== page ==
A Very Heart Felt Moment I Want To Share With You

If you have been around a while than you have gotten to know me at some point. You may have been with me on my ups and my downs. You might have gotten to know that I am a genuine kidda guy that is doing and living at the level of self sufficient that I choose to do. I share my mistakes because I make them, I am keeping it real. So I am going to put my feelings right out here, not for judgment, but just because that is the kind of man that I am.

I went to the old farm I was raised on yesterday alone. I decided that I was near there looking at a job and I just wanted to stop in and have a look around. The last visit I had was with my family in tow and I was shocked to see what had happened to the farm. I didn’t know what I was thinking about how it would look 5 years later, I was just excited to get there…

Breaking the law isn’t something I consider, but I crossed over the sign and continued my way towards the barns. Down near where the chickens once scratched under the brush, I decided to sit and think about what I was looking at. I never thought my emotions would run so deep with a passion of love for a place. But if there was going to be a place that could make this 41 y/o cry, that farm would be the place.

I think as a man we might try to pin point what makes us who we are, maybe it isn’t gender based. All I can say is, living on that farm and how we lived made me into what I am today. It wasn’t just the good times, it was all the times. I can’t say how many times I walked up the hill to pick Mom out a switch because I was gonna get it for something, and if it broke while you were getting it than she made you get another one.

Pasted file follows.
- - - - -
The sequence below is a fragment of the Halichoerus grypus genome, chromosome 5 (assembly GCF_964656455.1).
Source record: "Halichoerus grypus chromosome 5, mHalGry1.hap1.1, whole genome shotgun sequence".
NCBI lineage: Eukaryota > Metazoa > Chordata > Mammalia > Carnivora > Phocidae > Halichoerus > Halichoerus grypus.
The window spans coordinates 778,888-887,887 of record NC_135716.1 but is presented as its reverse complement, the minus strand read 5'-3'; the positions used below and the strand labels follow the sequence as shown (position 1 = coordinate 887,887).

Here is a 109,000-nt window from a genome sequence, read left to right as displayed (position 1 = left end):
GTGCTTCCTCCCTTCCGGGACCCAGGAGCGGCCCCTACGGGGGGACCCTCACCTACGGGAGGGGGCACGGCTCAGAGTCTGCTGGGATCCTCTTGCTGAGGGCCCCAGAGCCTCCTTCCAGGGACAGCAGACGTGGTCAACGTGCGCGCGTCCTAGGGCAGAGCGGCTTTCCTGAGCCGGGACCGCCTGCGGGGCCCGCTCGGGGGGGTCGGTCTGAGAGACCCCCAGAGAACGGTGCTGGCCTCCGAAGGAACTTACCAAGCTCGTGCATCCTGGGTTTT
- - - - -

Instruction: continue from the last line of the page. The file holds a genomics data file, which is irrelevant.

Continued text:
The days of working before school feeding the animals, gathering eggs, milking the goats on the stand. Scratching the pigs because we knew they liked it. Showing some love to the pigs just before they were killed. Watching them mate and understand how life really was. We made sling shots from old bike tubes, played bows and arrows use cherry wood and fly fishing string and dried golden rod stocks for arrows. The giggles and childhood care free of running around.

When winter came, it gave a whole new twist on the farm land… Teenage sledding riding tradition would be carried on!! Runner sleds, pork fat, snow ramps, busted noses and face plants. Sometimes it would be a all day event, we would come in ready to drop.

In the summer, it was gardening, getting ready for the fair. My sister would walk with her pigs with a cane teaching them how to walk for the county fair. On time my step brother and I chased her around with a pigs head, she could take it, she cried and laughed at the same time. Kids fight, and I had my share of fights with all the other kids.